Department of Microbiology & Immunology Seminar: “CpG and Therapeutic Vaccines”
Title: “CpG and Therapeutic Vaccines”
Joseph A. Bellanti, MD
Professor of Pediatrics and Microbiology-Immunology (Emeritus), Director, International Center for Interdisciplinary Studies of Immunology (ICISI), GUMC, Washington, DC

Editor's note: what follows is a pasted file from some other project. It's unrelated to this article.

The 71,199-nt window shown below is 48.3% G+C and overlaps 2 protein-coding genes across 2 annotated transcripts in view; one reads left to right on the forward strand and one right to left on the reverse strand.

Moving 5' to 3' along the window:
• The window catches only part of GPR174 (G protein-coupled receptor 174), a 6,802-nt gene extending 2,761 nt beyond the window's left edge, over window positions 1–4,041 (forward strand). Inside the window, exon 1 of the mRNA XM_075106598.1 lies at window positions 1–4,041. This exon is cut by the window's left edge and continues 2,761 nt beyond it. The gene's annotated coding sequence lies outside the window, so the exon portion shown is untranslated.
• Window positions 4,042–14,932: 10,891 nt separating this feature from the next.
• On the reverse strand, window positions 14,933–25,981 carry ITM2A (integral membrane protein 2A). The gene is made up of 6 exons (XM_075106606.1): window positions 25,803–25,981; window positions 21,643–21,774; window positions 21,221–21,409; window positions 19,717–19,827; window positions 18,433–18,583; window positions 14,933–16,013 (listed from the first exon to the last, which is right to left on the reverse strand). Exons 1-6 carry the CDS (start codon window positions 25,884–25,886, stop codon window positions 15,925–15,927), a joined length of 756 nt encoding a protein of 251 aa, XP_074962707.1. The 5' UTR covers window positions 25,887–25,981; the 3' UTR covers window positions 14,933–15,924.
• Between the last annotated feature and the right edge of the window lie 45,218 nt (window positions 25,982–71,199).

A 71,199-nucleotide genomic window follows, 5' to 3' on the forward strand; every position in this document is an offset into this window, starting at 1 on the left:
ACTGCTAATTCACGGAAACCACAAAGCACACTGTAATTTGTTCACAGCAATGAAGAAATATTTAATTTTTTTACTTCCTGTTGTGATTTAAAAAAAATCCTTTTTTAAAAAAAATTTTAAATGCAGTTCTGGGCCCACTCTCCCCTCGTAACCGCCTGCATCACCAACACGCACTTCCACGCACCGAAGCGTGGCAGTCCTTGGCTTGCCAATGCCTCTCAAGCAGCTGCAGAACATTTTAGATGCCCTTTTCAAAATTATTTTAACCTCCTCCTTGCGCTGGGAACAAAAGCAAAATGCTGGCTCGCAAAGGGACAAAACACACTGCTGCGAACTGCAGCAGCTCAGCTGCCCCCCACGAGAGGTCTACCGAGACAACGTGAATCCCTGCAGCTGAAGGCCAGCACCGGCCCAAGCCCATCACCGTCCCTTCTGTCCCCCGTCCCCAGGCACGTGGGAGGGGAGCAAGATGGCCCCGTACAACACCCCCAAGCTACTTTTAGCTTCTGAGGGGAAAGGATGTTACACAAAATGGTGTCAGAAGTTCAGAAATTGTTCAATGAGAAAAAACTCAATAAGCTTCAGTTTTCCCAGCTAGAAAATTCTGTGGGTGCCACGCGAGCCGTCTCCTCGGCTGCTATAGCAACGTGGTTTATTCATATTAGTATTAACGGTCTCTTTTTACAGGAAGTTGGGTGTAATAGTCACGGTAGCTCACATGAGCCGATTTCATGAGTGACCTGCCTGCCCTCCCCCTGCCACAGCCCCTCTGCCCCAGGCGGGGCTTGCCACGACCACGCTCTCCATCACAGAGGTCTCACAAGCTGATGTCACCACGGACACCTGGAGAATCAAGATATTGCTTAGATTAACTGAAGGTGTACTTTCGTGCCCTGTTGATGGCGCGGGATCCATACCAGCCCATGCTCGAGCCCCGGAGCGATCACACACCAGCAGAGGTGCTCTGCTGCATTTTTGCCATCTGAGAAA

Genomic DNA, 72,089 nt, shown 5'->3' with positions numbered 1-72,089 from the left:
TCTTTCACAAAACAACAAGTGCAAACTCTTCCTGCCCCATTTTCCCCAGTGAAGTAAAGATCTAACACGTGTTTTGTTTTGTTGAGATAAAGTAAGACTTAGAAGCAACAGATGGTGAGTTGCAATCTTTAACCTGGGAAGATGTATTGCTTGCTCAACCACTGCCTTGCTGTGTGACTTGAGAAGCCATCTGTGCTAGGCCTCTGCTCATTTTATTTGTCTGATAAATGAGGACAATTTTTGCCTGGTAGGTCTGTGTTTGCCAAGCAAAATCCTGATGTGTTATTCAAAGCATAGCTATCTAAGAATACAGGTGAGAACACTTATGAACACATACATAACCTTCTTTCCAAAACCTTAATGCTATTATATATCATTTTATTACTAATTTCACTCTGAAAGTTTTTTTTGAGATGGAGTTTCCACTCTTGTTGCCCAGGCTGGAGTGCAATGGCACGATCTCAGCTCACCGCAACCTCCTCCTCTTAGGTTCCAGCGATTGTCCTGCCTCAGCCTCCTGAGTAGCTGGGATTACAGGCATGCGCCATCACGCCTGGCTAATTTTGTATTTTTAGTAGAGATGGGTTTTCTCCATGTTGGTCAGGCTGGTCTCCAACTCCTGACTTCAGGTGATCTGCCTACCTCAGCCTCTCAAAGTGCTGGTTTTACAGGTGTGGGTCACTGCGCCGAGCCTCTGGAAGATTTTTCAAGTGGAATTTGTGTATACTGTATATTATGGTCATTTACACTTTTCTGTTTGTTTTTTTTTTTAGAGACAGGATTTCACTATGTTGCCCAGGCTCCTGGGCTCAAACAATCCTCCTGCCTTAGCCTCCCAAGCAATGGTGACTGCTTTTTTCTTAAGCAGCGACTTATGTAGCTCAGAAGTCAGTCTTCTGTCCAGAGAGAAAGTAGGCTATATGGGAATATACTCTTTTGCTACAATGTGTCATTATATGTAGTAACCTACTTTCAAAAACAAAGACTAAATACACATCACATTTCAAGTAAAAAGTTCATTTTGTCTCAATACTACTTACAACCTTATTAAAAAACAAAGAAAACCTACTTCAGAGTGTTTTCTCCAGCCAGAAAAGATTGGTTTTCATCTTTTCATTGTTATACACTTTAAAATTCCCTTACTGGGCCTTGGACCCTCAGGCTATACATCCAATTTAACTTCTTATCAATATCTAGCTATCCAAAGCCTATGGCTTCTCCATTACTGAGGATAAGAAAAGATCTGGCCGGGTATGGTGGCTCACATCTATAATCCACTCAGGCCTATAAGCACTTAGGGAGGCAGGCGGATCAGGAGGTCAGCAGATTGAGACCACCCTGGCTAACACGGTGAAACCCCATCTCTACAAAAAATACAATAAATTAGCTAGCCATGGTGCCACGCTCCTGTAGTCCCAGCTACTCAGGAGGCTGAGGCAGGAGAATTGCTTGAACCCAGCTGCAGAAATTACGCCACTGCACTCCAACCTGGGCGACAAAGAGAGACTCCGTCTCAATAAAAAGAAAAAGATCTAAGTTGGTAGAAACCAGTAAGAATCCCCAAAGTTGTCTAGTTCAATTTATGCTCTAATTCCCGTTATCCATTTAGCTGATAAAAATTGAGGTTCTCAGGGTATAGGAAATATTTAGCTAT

Preventive vaccines, traditionally associated with infectious diseases, such as measles, mumps and rubella, are administered to individuals who are at risk of contracting a specific infectious disease but have not yet been exposed to the pathogen. Their primary aim is to establish protective immunity and thwart future infections. Therapeutic vaccines, a more recent concept in vaccine usage, extends beyond infectious diseases to encompass the treatment of various medical conditions, including allergic diseases, autoimmune disorders, chronic infectious diseases, hypersensitivity diseases, and cancers driven by disordered or dysfunctional immune system responses. CpG oligodeoxynucleotides (CpG ODNs) have provided a newer basis for preventive vaccines as Th1-type immune stimulants that, by stimulating the TLR9 receptor, have proven to be a highly effective adjuvants for vaccines directed against infectious diseases. A crucial aspect of the role of CpG motifs in immunology, which forms the central focus of this presentation, lies in the recent discovery that when CpG motifs remain unmethylated, they act as immunostimulants, actively enhancing the immune response. Conversely, when these CpG motifs undergo methylation, they transition into immune silencing agonists. Recent research findings from our laboratory have shown that this silencing effect of methylated DNA is achieved through the induction of regulatory T cells (Treg cells) by methylated motifs. Since most of the CpG motifs in bacteria of the GI microbiome are unmethylated and therefore capable of inducing Th1 adjuvant-induced inflammatory responses while the CpG from commensal bacteria, such as Bifidobacterium longum subsp. infantis shown by our studies are methylated, we hypothesized that the methylated CpG repeats could be the responsible moieties for Treg induction. The results of both our in vitro and ongoing murine in vivo studies support this hypothesis.